FLESH AND BLOOD AND FISH AND FOWL
Flesh and Blood and Fish and Fowl is a haunting and comedic piece about the limited perspective that humans have of the world and their relationship to wilderness, wildlife and time. Rendered in a surreal story-book style using homespun stop-motion animation and puppetry with taxidermied animals, this is a dark yet magical piece that captures the myopia of our contemporary culture as it stands teetering on the edge of oblivion. It is a kind of doomsday fairytale, where winters turn to summers, shadows no longer behave, dead animals come to life, and the "order of the food chain" no longer applies.
Flesh and Blood and Fish and Fowl was performed in an abandoned Rite Aid in Philadelphia as part of the 2008 Philadelphia Live Arts Festival. As we entered the semi-dilapidated space, we saw the only vestige of the store was a sign at the back of the space in large letters on the wall in caps that read "CONVENIENCE FOODS." The concept of the show was well under way and we collectively decided that Convenience Foods should be the name of the company that the two characters in the show worked for. We then rebranded the space, taking off on the color palette, painting the red, white and blue slanted striped all throughout the space and props - including convenience food TV dinners in customized boxes. As the show progresses, nature takes over as if they are in a post-fallout and super growth takes off. There was an acoustic tile drop ceiling that allowed us to rig a flock of birds in V-formation inside to drop down as a finale. There were panels in desks that flipped to reveal wild animals. We made a costume of a grizzly bear from an old bear rug. Puppeted branches and vines slowly encroached and eventually knocked down walls taking over the set to reveal wild animals. We made a costume of a grizzly bear from an old bear rug. Puppet branches and vines slowly encroached and eventually knocked down walls taking over the set to reveal a tableaux of Eden replete with grazing deer and a forest behind the walls of the Rite Aid.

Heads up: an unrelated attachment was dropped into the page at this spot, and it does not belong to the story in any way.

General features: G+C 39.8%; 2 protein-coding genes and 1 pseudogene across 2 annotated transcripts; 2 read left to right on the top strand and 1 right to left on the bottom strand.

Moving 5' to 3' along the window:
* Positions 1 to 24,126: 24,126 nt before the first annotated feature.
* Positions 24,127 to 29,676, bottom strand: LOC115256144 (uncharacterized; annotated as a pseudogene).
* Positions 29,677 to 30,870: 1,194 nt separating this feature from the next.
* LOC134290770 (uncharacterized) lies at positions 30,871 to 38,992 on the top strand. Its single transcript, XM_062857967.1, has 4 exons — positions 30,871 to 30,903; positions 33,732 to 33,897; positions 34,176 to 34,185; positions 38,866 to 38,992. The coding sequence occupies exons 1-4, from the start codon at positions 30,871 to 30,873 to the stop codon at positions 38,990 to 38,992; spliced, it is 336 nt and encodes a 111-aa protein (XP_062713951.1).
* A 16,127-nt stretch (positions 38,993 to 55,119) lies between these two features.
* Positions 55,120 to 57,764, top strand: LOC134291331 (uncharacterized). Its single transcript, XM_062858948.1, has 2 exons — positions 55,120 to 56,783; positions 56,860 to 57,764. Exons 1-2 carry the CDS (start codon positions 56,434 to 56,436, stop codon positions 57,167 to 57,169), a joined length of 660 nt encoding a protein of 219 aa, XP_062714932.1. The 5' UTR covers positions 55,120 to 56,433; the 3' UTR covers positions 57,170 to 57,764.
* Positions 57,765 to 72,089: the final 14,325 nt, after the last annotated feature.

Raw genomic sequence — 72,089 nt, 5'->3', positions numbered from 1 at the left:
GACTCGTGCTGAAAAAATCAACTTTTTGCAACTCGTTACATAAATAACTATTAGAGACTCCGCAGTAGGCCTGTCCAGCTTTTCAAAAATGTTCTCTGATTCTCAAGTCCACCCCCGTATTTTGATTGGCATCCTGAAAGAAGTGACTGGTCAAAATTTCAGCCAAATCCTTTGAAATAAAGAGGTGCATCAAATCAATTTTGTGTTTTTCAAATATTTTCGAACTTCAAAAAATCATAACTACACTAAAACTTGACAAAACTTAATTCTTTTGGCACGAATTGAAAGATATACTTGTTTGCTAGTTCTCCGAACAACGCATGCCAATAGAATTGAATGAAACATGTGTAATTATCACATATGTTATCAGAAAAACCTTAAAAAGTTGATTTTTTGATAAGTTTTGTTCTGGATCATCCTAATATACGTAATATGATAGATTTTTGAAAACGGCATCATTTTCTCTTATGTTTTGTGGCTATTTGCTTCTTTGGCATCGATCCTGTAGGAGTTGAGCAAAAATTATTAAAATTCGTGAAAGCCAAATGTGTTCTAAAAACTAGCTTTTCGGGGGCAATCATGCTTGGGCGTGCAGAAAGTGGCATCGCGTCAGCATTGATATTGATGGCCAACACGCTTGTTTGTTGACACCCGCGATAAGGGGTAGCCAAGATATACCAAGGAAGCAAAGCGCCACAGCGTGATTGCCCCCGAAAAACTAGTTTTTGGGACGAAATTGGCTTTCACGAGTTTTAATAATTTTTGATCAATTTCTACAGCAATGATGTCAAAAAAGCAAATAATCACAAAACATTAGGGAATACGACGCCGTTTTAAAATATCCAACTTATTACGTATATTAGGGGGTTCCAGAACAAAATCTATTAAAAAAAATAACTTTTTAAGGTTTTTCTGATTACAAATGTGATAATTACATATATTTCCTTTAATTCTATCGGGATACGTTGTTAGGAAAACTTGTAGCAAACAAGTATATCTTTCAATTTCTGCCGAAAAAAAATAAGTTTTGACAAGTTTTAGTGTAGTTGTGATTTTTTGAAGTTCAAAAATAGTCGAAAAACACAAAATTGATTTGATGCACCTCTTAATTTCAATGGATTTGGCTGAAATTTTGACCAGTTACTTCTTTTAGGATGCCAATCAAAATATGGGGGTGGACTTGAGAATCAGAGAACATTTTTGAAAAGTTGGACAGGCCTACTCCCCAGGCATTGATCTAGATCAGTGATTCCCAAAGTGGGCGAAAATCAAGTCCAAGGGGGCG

Art Blog | Fair and Fowl at The Fringe